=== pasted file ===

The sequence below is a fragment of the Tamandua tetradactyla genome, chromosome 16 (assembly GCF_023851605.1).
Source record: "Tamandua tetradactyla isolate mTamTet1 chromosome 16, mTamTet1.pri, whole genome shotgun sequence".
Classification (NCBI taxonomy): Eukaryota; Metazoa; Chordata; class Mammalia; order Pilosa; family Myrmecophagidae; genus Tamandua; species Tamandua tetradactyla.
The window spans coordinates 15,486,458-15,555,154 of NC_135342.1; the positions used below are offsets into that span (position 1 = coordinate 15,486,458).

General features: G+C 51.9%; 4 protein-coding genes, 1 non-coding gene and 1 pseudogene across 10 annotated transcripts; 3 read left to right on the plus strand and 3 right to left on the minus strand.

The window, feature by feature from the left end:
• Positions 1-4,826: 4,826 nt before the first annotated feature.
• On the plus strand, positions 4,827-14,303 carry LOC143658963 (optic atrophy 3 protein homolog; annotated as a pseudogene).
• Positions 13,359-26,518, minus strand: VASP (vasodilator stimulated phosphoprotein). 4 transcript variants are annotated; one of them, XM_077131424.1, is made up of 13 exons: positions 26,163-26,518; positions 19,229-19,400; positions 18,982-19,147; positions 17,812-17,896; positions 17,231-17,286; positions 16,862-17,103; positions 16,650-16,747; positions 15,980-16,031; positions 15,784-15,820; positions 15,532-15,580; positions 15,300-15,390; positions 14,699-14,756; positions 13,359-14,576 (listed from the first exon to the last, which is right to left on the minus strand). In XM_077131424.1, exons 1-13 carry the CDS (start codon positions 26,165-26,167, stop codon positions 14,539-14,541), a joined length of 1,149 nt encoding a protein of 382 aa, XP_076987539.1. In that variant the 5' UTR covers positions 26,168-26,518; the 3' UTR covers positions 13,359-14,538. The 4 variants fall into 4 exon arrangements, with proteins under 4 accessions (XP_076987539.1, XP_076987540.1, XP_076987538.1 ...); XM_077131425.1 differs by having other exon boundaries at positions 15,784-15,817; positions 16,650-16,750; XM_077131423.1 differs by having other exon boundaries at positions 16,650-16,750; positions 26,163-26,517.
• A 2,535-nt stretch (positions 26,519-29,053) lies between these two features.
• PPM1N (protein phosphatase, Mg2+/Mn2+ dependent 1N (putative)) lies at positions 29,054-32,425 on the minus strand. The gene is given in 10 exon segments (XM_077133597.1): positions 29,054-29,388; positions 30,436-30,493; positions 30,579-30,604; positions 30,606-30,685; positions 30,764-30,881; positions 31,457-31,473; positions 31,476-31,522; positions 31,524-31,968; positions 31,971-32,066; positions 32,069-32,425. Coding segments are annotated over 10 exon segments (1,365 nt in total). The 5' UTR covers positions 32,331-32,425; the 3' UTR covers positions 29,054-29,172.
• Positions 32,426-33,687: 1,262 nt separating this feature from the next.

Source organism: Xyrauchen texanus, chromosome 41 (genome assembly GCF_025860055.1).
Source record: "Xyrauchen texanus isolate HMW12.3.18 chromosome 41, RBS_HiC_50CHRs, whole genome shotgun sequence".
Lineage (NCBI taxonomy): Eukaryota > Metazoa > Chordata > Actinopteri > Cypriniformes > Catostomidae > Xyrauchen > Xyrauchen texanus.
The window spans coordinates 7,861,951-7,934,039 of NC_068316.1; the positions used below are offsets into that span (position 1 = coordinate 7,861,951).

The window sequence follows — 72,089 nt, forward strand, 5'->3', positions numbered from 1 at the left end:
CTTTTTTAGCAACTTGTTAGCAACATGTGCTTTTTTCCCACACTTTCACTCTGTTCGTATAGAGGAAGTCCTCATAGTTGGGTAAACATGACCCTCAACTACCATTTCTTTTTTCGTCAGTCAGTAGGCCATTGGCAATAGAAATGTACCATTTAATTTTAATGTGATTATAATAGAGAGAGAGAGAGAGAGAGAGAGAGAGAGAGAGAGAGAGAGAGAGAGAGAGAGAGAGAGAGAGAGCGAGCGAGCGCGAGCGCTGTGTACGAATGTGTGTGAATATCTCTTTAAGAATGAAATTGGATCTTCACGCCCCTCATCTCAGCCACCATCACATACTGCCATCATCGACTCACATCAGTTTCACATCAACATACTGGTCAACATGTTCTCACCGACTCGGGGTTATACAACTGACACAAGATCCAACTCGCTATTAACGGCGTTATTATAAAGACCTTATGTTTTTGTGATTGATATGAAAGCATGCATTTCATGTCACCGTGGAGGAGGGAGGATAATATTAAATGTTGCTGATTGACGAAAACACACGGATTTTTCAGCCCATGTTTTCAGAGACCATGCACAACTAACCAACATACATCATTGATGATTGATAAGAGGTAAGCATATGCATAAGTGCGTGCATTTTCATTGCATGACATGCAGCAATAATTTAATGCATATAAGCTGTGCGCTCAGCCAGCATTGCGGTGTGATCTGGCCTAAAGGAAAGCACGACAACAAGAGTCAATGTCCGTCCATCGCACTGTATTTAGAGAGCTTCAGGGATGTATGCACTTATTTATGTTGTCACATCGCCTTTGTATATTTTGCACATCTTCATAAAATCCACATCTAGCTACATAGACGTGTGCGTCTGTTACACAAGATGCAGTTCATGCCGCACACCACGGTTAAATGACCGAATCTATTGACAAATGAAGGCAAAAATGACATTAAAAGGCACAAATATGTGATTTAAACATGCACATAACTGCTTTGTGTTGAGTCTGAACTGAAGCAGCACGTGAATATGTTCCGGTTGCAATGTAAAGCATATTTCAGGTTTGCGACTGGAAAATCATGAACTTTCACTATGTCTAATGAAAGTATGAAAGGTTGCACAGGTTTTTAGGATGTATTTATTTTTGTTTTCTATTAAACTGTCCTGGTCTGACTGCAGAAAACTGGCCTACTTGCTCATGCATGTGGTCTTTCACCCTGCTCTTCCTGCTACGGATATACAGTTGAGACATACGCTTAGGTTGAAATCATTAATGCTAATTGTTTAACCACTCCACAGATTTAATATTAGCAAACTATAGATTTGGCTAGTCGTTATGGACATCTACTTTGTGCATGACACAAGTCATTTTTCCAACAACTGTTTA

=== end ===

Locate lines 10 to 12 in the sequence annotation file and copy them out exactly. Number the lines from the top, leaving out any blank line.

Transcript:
• A 2,535-nt stretch (positions 26,519-29,053) lies between these two features.
• PPM1N (protein phosphatase, Mg2+/Mn2+ dependent 1N (putative)) lies at positions 29,054-32,425 on the minus strand. The gene is given in 10 exon segments (XM_077133597.1): positions 29,054-29,388; positions 30,436-30,493; positions 30,579-30,604; positions 30,606-30,685; positions 30,764-30,881; positions 31,457-31,473; positions 31,476-31,522; positions 31,524-31,968; positions 31,971-32,066; positions 32,069-32,425. Coding segments are annotated over 10 exon segments (1,365 nt in total). The 5' UTR covers positions 32,331-32,425; the 3' UTR covers positions 29,054-29,172.
• Positions 32,426-33,687: 1,262 nt separating this feature from the next.